The Last Word: Last call to save football's soul

Community spirit and idealism are facing extinction in a sport devoid of natural justice and integrity

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The Independent Football

Rangers belong to Glasgow.

They may have to beg for bread and a place to play, but the fleeting notion of stealing the identity of a lowly English football club such as Bury was too callous to contemplate. The supposed threat of relocation was the perfect silly-season story. It was dismissed as a shabby attempt to shape public opinion, a shameless ruse to limit the damage of liquidation, but in the current climate it had a perverse logic.

Bury buried? Small earthquake in a mill town in Greater Manchester, few people hurt. Rangers smuggled across the border? Simplistic answer to a complicated problem.

Precedent offers an alibi to those who have no feel for a club's central role in their community, however small or apparently insignificant. Franchising was legitimised when removal men transported Wimbledon's goods and chattels up the M1, to form Milton Keynes Dons.

The iniquitous Football Creditors rule ensures the little people pay for institutionalised negligence. Football encourages influential individuals to walk away from calamity without a backwards glance. It is being reshaped by stealth. Old certainties, traditional loyalties, are eroding. The dreams we had as children are being lost, like milk teeth.

It still provides national diversions, such as Wayne Rooney's hair weave, and Roy Hodgson's reputation as the bank clerk who went to war, but outside the bubble of Euro 2012 it has been business as usual.

The grotesque spectacle of Portsmouth's insolvency resumes tomorrow, when a supporters' trust will seek to prevent the businessman Balram Chanrai becoming the club's owner, for the third time.

Few people outside the city will care, because the financial complexities are mind-numbing, the central characters are deeply unattractive, and the tale is all too familiar.

The bitter comedy of errors at Blackburn Rovers continues. Their new director of football, Shebby Singh, an obscure Asian TV pundit, walked into an ambush when he was unveiled in midweek.

He praised Steve Kean, then had his condemnatory comments about the hapless manager which appeared in a Singapore newspaper thrown back in his face. It is tempting to mock Singh's credentials, but such casual cruelty misses the point. The club became locked in a death spiral when strategy was shaped by an agent and a rights agency.

Across the Pennines, Doncaster Rovers are similarly stricken. The decision of the owner, John Ryan, effectively to cede control to another agent ensured he was unwelcome in certain Championship boardrooms last season. Willie McKay's plan to use Doncaster as a shop window for mercenaries caused widespread offence, and resulted in relegation.

The new orthodoxy, that clubs are merely investment vehicles, invites those without emotional engagement to slow down and rubberneck at the car crash. But what happens if you recognise the victim?

Watford are the club where I became entranced by football's rhythms and rituals. It wasn't much, but it was home. Graham Taylor instilled a family ethos, generated unlikely success, but the dream has proved unsustainable. The current owner, who changed his name from Laurence Bazini to Bassini when he was made bankrupt in 2007, grandly announced on Friday night that a takeover attempt, by the Pozzo family, had collapsed.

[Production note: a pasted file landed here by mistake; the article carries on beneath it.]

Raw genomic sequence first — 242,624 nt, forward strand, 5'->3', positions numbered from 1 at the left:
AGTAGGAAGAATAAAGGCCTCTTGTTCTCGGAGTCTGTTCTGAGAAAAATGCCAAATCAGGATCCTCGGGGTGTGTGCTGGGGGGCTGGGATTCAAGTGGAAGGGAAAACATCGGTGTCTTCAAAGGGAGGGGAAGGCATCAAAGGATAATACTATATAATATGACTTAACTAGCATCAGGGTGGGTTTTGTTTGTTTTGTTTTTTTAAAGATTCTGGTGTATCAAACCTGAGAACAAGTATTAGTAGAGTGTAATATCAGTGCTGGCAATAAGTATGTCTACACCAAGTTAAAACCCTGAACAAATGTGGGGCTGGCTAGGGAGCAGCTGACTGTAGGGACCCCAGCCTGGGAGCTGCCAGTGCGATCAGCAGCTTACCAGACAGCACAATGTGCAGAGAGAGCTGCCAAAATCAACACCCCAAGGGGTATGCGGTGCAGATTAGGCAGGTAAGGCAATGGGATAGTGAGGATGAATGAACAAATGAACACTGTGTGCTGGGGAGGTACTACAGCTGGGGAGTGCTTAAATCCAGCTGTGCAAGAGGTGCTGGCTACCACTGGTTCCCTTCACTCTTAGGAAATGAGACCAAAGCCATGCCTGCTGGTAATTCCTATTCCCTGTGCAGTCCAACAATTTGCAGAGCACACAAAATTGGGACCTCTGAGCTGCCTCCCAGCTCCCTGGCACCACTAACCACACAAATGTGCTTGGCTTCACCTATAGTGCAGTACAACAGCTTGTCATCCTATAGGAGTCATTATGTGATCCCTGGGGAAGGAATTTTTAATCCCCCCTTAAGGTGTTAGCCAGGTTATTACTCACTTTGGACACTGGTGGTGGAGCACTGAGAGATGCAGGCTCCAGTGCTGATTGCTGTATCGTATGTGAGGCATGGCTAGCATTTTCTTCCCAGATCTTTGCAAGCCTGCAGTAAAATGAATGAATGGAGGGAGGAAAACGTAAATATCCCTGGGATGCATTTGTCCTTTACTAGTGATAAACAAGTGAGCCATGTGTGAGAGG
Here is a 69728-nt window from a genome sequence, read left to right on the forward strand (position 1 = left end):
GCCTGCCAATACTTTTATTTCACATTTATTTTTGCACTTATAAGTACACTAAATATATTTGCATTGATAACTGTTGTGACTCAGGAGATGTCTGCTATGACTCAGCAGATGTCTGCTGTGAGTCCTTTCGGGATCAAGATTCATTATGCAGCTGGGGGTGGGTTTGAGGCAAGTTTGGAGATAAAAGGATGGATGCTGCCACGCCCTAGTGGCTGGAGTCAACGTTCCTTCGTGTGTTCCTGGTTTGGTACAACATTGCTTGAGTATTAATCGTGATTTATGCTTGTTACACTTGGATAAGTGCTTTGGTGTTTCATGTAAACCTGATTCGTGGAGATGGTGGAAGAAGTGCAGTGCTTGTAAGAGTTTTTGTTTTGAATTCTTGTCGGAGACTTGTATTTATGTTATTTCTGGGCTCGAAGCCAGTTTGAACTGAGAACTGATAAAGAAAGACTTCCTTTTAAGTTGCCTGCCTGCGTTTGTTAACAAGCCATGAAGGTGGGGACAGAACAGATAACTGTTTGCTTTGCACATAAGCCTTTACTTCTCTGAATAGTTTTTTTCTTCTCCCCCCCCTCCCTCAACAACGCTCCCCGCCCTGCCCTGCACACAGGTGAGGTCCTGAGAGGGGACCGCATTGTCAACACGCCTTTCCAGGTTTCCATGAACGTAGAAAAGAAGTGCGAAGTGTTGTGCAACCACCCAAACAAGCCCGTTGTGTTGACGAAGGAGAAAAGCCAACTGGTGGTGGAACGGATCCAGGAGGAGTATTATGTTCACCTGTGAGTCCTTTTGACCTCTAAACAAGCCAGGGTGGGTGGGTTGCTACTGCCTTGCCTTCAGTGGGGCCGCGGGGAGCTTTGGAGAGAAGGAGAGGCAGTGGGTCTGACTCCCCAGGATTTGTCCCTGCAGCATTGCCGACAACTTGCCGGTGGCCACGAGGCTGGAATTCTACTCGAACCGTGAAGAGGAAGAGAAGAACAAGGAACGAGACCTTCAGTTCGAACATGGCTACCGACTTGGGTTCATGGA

Cynicism shrouds what was once an idealistic institution. I fully expect the club to be sold, stripped of their identity, and subjugated to the business plan. Watford, like Granada in La Liga, will become a feeder club to Udinese, the Pozzo's principal investment. It will be a place to park players, develop their resale value. A promising manager, Sean Dyche, will doubtless be sacrificed in favour of Gianfranco Zola, a friend of the Pozzo family. The fans are an irrelevance.

If football obeyed the laws of natural justice, Portsmouth would be liquidated. If integrity counts for anything, Rangers will be forced to begin again in the Scottish Third Division.

Hang the bunting out for tonight's quarter-final against Italy, by all means. But it is merely a diversion. It is time to reclaim the game, before it ceases to matter.

Hodgson restores hope and humility

Franco Baldini, Italo Galbiati, Franco Tancredi, Massimo Neri, Stefano Tirelli, Christian Lattanzio. Let's hope your boys take one helluva beating. Forgive the lapse in objectivity, but the myth of Fabio Capello's invincibility is beginning to grate.

He, and his aforementioned Italian assistants, have left no appreciable legacy, apart from another black hole in the Football Association's budget.

Capello is a man whose time has passed, a martinet whose ambition to secure a Premier League sinecure must be resisted.

To argue otherwise is to miss the significance of the goodwill Roy Hodgson's England team will take into tonight's game against Italy.

It is a result of their authenticity, and exposes the emptiness of the usual prattle about Lions and Bulldogs.

The virtues of Hodgson's players are as familiar as their shortcomings. We're comfortable with earnestness, even a sudden outbreak of humility.

Steven Gerrard, so often an anguished figure in an England shirt, has transformed the captaincy from a chore to a crusade.

Let's not get carried away. A semi-final against a side of Germany's cohesion, pace and movement would be potentially humiliating.

But, for now, enjoy the simple pleasure of hope. It's a nice change from the pain of unrealistic expectation.

It's not cricket

What defines cricket? Salman Butt walking to freedom on a carpet of rose petals? Danish Kaneria reciting the litany of a cheat – deny, deny, deny?

Or Surrey and Essex expressing grief at Tom Maynard’s death before producing a last-ball thriller on a blustery night? No contest.